Alaska LNG would cut C02 emissions by 50% over coal, report says

Alaska LNG would cut C02 emissions by 50% over coal, report says

Exporting Alaska’s natural gas to power-generating customers in Asia would roughly halve carbon dioxide emissions versus burning coal, according to a study commissioned by the agency leading the Alaska LNG Project.

The 16-page report made public at the Alaska Gasline Development Corp.’s Oct. 7 board of directors meeting also concludes exports from the $38 billion Alaska LNG Project would ultimately result in fewer carbon dioxide emissions than Gulf Coast-based LNG projects for several reasons.

AGDC leaders previously said they expected a pending review of the mega-LNG project’s lifecycle greenhouse gas emissions by the Department of Energy to show using Alaska’s gas overseas to displace coal-fired power generation would significantly reduce overall carbon emissions over what is largely the status quo.

AGDC President Frank Richards said in an interview that the study largely confirms what he and other proponents of Alaska LNG have long said: North Slope natural gas is one of the cleanest sources of hydrocarbon fuel on the planet.

Project officials wanted to get a head start on the DOE evaluation that is being done by the National Energy Technology Laboratory, which will come in the form of a supplemental environmental impact statement, or SEIS. Officials in the DOE office expect to publish a draft SEIS in early May, with a final order coming in mid-December 2022, according to a schedule published by the Office of Fossil Energy and Carbon Management.

“We’re very pleased at the outcome that shows, using publicly available sources and the same (DOE) methodologies that have been used to evaluate other LNG projects around the world, we are a lower-greenhouse-gas project,” Richards said.

The Energy Department announced in early July it would conduct the SEIS following a petition by the Sierra Club urging DOE officials to withdraw their approval of the project, which is based on the Federal Energy Regulatory Commission’s 2020 final Alaska LNG environmental impact statement.

Representatives from the Sierra Club, the Fairbanks-based Northern Alaska Environmental Center and other environmental groups have been critical of the Alaska LNG Project for the carbon dioxide it would emit; instead insisting coal and other carbon-based fuels should be replaced with renewable energy sources. LNG industry players tout their product, relative to coal and oil, as a cleaner-burning “bridge fuel” that can support a longer energy transition as new renewable technologies and infrastructure are developed.

Richards said FERC conducted a “project specific” carbon emissions analysis while the study commissioned by AGDC and the DOE review encompasses all of the potential project-related carbon sources.

“What the DOE is saying is they want to go beyond Prudhoe Bay,” he said.

AGDC’s study was compiled over about six weeks by three independent consulting firms that had all previously done similar work for the National Energy Technology Laboratory, according to Richards. It cost AGDC approximately $30,000.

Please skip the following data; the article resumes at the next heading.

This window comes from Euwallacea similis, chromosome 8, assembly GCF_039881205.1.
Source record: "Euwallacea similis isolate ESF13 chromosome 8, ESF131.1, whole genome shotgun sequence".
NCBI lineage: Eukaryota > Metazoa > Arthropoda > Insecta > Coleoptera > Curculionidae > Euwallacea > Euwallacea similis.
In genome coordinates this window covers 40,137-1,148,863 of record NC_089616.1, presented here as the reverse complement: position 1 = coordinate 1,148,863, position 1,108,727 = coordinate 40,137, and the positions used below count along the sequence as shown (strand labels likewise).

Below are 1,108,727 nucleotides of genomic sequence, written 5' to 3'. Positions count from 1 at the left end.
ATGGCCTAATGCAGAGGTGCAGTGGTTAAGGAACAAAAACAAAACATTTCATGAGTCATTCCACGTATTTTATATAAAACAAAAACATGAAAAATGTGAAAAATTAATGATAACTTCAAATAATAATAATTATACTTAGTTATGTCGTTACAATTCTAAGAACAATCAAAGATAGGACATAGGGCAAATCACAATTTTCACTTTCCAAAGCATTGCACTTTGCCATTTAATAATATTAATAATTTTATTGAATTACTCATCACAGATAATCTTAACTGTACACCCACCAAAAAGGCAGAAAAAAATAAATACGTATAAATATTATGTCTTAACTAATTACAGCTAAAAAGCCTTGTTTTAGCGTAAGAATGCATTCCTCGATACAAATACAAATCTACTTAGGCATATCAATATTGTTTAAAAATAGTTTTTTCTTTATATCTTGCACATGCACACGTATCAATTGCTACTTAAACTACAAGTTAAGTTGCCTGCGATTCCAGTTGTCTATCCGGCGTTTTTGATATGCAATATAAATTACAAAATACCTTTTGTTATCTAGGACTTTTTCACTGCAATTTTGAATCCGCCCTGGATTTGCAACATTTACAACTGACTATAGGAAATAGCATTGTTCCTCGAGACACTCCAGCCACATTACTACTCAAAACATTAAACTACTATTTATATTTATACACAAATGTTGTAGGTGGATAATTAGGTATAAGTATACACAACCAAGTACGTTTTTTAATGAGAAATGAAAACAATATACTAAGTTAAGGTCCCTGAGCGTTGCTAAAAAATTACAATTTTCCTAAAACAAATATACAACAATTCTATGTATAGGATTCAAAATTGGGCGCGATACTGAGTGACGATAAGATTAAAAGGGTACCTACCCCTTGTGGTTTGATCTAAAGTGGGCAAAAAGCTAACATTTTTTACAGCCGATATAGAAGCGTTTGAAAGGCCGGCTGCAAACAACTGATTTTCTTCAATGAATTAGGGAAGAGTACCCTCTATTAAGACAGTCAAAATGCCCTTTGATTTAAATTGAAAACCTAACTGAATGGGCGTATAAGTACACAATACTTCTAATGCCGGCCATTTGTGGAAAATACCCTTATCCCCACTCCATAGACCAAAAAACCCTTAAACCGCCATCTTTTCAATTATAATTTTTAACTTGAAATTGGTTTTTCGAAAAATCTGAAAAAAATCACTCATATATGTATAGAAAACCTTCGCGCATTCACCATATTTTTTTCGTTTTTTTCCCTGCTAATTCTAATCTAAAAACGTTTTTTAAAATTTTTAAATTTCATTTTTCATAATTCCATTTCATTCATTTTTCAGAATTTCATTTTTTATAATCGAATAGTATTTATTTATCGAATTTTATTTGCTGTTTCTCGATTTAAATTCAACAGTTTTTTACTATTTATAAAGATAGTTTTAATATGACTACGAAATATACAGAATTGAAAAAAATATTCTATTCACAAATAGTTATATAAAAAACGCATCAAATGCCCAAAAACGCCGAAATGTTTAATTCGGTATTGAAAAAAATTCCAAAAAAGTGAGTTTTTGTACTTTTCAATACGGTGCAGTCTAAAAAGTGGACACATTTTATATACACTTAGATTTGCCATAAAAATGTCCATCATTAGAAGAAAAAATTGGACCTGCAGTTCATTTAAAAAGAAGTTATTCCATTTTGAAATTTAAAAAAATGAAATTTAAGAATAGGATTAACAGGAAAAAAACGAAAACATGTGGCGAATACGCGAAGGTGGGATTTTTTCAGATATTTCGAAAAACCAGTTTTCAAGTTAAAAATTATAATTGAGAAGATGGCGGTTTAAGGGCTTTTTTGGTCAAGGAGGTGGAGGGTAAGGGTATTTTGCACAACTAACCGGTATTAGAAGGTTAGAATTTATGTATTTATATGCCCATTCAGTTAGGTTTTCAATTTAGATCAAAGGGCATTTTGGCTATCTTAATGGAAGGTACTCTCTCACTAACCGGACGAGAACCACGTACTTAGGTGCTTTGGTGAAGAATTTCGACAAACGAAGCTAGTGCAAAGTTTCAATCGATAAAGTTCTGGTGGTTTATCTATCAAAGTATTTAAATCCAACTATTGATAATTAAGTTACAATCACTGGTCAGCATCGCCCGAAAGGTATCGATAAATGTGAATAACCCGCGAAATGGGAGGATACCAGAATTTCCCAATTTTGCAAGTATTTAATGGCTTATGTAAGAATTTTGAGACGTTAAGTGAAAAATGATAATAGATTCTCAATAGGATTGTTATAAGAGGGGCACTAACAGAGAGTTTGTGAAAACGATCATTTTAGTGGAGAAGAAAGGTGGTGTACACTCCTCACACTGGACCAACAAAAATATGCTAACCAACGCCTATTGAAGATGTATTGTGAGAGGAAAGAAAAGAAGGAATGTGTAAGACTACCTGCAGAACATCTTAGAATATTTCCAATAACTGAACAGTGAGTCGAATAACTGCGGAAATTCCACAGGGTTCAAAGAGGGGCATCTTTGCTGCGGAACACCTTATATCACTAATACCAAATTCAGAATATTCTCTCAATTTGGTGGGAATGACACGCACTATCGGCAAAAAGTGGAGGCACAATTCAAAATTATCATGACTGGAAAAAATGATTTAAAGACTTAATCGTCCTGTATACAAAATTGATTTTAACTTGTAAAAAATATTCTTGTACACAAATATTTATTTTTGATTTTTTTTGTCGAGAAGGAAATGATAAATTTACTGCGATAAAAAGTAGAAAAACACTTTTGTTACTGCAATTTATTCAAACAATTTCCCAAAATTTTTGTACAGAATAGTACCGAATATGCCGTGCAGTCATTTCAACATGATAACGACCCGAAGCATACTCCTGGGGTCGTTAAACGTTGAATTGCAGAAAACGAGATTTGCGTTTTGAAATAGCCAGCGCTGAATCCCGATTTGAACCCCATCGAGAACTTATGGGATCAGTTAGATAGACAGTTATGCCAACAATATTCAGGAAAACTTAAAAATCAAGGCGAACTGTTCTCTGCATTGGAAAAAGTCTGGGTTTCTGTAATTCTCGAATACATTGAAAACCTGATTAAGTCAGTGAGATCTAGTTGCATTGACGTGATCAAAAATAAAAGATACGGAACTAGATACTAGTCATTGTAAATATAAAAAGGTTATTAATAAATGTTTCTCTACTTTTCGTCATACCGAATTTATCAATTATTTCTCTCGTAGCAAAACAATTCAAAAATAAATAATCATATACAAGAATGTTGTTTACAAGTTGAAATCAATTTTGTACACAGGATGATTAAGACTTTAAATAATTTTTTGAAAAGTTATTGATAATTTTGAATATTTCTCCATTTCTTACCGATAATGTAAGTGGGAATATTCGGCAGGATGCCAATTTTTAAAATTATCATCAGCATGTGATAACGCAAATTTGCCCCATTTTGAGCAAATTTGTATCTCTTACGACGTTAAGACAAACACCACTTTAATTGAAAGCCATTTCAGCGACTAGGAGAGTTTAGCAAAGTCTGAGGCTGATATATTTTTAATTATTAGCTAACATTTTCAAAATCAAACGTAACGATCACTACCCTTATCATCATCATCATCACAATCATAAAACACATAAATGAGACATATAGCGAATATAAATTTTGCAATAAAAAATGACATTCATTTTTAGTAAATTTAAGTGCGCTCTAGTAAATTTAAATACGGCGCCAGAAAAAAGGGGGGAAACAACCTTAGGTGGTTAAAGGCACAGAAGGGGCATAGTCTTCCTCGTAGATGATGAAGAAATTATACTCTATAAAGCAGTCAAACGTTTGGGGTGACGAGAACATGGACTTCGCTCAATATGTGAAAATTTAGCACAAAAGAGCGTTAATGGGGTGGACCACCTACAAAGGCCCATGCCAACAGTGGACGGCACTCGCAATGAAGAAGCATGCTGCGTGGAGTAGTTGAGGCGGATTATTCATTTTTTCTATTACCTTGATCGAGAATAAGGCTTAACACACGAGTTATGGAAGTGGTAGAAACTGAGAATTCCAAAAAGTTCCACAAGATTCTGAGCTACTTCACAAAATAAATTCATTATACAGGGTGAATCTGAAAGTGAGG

According to AGDC’s report, operating the 20 million tonnes per year Alaska LNG Project would emit approximately 13.5 million tonnes of carbon dioxide-equivalent greenhouse gases per year, with more than half of the total coming from processing the gas through the North Slope gas treatment plant and operating the massive three-train, gas-fired liquefaction facility.

The gas treatment plant is largely needed to strip carbon dioxide, which is about 10 percent of North Slope natural gas, off of the methane that is pure natural gas. The carbon dioxide removed from the gas would be reinjected into the Prudhoe Bay reservoir.

When greenhouse gas emissions from project operations are added to the emissions from shipping, regasification of the LNG and ultimately burning the fuel the project’s total supply-chain emissions would be roughly 77 million tonnes of carbon dioxide-equivalent gases per year, according to AGDC’s report. That’s almost exactly half of the greenhouse gases emitted from burning coal in China to produce the same amount of power in 2019.

Burning coal accounted for nearly 60 percent of China’s primary energy consumption in 2019, according to the U.S. Energy Information Administration.

The report also concludes that producing and shipping LNG from Gulf Coast projects — the primary competitors to Alaska LNG — is significantly more greenhouse gas-intensive than North Slope-sourced LNG, Richards noted. That’s due to longer shipping routes through the Panama Canal, and the fact that the existing wells in the Prudhoe Bay and Point Thomson fields from which gas would be drawn versus the energy needed to drill the many shale gas wells to supply most Lower 48 LNG projects.

He added that Lower 48 gas frequently changes hands and goes through multiple systems that increase the possibility of “fugitive emissions” from potential gas leakage.

Richards further highlighted that utilizing Prudhoe Bay gas in the LNG project would eliminate the need to run the gas-fired compressors currently used to reinject the gas back into the field.

The report gives AGDC leaders an understanding of what the results of the SEIS will likely be, but also provides valuable information for marketing the project to potential customers and investors interested in reducing global emissions, he said.

“They’re looking for products with low carbon footprints,” Richards said. “We want to position ourselves as a low-carbon LNG product.”

AGDC leaders have said they have reached preliminary agreements with private parties to lead the pipeline and gas treatment facilities and hope to reach a similar spot with a lead LNG party soon to move toward the detailed front-end engineering and design stage sometime next summer.

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